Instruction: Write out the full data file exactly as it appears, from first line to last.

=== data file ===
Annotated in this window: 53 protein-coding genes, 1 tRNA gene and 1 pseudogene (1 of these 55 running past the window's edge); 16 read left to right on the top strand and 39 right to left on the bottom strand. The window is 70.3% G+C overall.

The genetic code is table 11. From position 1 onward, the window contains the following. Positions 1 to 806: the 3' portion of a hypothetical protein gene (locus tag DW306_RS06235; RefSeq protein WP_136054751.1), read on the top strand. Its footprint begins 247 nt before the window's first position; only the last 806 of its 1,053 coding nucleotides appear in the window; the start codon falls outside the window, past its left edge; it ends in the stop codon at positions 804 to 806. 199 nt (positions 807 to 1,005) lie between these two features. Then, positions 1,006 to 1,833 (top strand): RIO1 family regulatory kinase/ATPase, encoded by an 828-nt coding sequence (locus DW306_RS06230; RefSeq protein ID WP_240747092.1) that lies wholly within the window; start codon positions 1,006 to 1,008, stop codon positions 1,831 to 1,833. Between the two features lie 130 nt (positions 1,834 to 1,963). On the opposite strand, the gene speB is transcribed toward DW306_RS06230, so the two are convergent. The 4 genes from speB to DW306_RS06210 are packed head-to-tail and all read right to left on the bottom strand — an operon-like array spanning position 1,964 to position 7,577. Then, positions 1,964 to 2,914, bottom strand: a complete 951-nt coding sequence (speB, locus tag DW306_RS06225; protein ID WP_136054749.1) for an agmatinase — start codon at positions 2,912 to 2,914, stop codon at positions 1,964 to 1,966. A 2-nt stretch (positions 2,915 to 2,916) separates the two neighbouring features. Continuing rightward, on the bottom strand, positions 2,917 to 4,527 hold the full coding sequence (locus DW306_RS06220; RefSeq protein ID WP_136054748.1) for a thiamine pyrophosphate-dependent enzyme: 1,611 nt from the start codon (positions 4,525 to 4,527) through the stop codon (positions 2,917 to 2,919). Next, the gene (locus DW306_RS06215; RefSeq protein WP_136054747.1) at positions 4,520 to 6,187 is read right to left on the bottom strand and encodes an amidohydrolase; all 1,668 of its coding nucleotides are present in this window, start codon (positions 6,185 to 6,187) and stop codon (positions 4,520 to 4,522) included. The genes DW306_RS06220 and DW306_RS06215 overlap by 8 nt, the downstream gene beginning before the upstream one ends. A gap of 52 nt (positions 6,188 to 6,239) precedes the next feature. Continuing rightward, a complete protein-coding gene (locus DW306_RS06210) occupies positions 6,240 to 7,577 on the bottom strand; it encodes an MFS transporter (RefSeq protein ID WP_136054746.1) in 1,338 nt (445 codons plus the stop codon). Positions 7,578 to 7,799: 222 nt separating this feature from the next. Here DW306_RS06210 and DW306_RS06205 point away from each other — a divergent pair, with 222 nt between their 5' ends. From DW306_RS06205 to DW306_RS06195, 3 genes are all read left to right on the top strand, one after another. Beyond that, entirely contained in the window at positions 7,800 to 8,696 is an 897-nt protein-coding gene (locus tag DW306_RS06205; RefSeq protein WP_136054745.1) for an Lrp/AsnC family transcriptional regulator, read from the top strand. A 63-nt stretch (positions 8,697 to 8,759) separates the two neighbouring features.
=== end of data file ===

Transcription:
Annotated in this window: 53 protein-coding genes, 1 tRNA gene and 1 pseudogene (1 of these 55 running past the window's edge); 16 read left to right on the top strand and 39 right to left on the bottom strand. The window is 70.3% G+C overall.

The genetic code is table 11. From position 1 onward, the window contains the following. Positions 1 to 806: the 3' portion of a hypothetical protein gene (locus tag DW306_RS06235; RefSeq protein WP_136054751.1), read on the top strand. Its footprint begins 247 nt before the window's first position; only the last 806 of its 1,053 coding nucleotides appear in the window; the start codon falls outside the window, past its left edge; it ends in the stop codon at positions 804 to 806. 199 nt (positions 807 to 1,005) lie between these two features. Then, positions 1,006 to 1,833 (top strand): RIO1 family regulatory kinase/ATPase, encoded by an 828-nt coding sequence (locus DW306_RS06230; RefSeq protein ID WP_240747092.1) that lies wholly within the window; start codon positions 1,006 to 1,008, stop codon positions 1,831 to 1,833. Between the two features lie 130 nt (positions 1,834 to 1,963). On the opposite strand, the gene speB is transcribed toward DW306_RS06230, so the two are convergent. The 4 genes from speB to DW306_RS06210 are packed head-to-tail and all read right to left on the bottom strand — an operon-like array spanning position 1,964 to position 7,577. Then, positions 1,964 to 2,914, bottom strand: a complete 951-nt coding sequence (speB, locus tag DW306_RS06225; protein ID WP_136054749.1) for an agmatinase — start codon at positions 2,912 to 2,914, stop codon at positions 1,964 to 1,966. A 2-nt stretch (positions 2,915 to 2,916) separates the two neighbouring features. Continuing rightward, on the bottom strand, positions 2,917 to 4,527 hold the full coding sequence (locus DW306_RS06220; RefSeq protein ID WP_136054748.1) for a thiamine pyrophosphate-dependent enzyme: 1,611 nt from the start codon (positions 4,525 to 4,527) through the stop codon (positions 2,917 to 2,919). Next, the gene (locus DW306_RS06215; RefSeq protein WP_136054747.1) at positions 4,520 to 6,187 is read right to left on the bottom strand and encodes an amidohydrolase; all 1,668 of its coding nucleotides are present in this window, start codon (positions 6,185 to 6,187) and stop codon (positions 4,520 to 4,522) included. The genes DW306_RS06220 and DW306_RS06215 overlap by 8 nt, the downstream gene beginning before the upstream one ends. A gap of 52 nt (positions 6,188 to 6,239) precedes the next feature. Continuing rightward, a complete protein-coding gene (locus DW306_RS06210) occupies positions 6,240 to 7,577 on the bottom strand; it encodes an MFS transporter (RefSeq protein ID WP_136054746.1) in 1,338 nt (445 codons plus the stop codon). Positions 7,578 to 7,799: 222 nt separating this feature from the next. Here DW306_RS06210 and DW306_RS06205 point away from each other — a divergent pair, with 222 nt between their 5' ends. From DW306_RS06205 to DW306_RS06195, 3 genes are all read left to right on the top strand, one after another. Beyond that, entirely contained in the window at positions 7,800 to 8,696 is an 897-nt protein-coding gene (locus tag DW306_RS06205; RefSeq protein WP_136054745.1) for an Lrp/AsnC family transcriptional regulator, read from the top strand. A 63-nt stretch (positions 8,697 to 8,759) separates the two neighbouring features.